The Rigsbys filed one of these claims against State Farm. They alleged that while they were working for a State Farm contractor after Hurricane Katrina, they were told to falsely reclassify wind damage as flood damage. This in turn would mean some of the damage would be paid by the federal government, who backs flood insurance policies. Part of the procedures of the False Claims Act is that the initial complaint must be filed under seal, and can't be served on the defendants right away. Through various things happening after the initial filing, the seal was broken.

State Farm asked the district court to dismiss the case. The courts (including SCOTUS) said no, that there's nothing in the relevant statutes that says that violating the seal rule warrants complete dismissal of the case. State Farm didn't ask for anything lesser (like monetary penalties), and so this question wasn't addressed.

Salman v. United States (December 6, 2016). Justice Alito writing for a unanimous court. Full opinion.

Now it's time for some insider trading. Hooray!

The law at issue here prohibits anyone from using inside information to benefit themselves. In addition, someone who receives that information while knowing that they shouldn't have it acquires the same prohibition, and cannot use that information for personal benefit without committing securities fraud. The Court had previously ruled that the recipient's liability in turn depends on whether the tipper disclosed that information "for personal benefit." In other words, if the tipper (the person who disclosed information they shouldn't have disclosed) gets some personal benefit out of the disclosure, that means the recipient is also liable (if they use that information for themselves).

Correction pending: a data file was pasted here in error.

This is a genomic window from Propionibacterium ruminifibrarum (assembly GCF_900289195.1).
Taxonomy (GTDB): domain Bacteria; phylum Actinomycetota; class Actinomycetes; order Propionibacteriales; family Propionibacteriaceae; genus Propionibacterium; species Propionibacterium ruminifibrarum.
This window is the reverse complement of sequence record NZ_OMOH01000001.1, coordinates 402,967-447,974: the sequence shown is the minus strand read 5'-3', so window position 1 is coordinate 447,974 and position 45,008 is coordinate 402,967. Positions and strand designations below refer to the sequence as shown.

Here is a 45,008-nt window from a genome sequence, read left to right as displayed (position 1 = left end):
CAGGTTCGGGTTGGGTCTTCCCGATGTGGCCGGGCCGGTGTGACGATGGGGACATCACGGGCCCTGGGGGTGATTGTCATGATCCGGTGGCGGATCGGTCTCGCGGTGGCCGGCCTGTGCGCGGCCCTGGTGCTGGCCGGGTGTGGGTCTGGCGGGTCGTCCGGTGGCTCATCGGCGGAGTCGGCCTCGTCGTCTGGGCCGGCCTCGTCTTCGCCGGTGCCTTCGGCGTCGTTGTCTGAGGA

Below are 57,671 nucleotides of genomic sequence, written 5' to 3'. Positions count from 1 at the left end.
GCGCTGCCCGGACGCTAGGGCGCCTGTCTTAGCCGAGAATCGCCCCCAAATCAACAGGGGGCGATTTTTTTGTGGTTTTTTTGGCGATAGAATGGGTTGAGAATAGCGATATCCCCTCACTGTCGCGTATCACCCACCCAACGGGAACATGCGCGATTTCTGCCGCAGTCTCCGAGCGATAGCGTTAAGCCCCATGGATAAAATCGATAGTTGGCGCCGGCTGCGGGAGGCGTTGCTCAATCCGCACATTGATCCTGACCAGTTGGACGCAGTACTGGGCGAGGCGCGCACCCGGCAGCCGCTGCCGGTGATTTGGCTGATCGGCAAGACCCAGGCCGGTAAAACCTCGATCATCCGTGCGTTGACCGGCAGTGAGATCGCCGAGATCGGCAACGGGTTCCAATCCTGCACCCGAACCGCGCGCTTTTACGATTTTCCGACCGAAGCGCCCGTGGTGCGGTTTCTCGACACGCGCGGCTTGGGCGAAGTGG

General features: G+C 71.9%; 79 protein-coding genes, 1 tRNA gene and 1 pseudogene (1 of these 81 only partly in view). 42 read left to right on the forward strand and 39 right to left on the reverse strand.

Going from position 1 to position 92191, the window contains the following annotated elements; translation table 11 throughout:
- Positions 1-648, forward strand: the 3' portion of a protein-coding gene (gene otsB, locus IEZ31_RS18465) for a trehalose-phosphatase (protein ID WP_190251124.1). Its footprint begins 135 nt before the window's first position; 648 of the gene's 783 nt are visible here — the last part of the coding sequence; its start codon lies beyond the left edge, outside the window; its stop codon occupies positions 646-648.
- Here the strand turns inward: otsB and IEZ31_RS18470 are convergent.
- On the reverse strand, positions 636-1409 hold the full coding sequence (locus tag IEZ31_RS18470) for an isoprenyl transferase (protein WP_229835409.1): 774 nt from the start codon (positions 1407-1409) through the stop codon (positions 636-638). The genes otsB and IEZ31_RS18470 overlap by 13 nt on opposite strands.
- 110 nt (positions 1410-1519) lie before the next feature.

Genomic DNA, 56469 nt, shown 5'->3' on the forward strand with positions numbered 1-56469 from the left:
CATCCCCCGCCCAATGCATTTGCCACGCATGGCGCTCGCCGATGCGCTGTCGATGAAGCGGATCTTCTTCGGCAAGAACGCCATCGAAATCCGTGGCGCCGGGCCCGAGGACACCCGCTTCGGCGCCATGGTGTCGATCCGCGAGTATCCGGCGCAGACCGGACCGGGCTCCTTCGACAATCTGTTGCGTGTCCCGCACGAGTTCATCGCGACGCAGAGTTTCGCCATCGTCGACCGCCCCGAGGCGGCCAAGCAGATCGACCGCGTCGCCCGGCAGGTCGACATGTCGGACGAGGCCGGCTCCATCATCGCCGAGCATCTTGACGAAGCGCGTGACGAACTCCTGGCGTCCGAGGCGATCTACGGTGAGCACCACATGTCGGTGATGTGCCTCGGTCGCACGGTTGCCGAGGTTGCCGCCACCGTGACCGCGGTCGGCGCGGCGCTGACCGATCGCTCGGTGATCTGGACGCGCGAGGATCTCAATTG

Salman received some insider information from someone who in turn received it from his brother. So the question is whether the original source of the information (the brother) disclosed the information for personal benefit, which would in turn make anyone who received it liable. Salman argued that he did not, since there's no evidence the brother himself traded on the information. However, the Court had previously found that

    when an insider makes a gift of confidential information to a trading relative or friend . . . [t]he tip and trade resemble trading by the insider himself followed by a gift of the profits to the recipient.

In other words, there's no difference for these purposes between someone using insider information to earn money that they then give to a relative (clearly a personal benefit) and just giving the relative the information to use themselves for profit.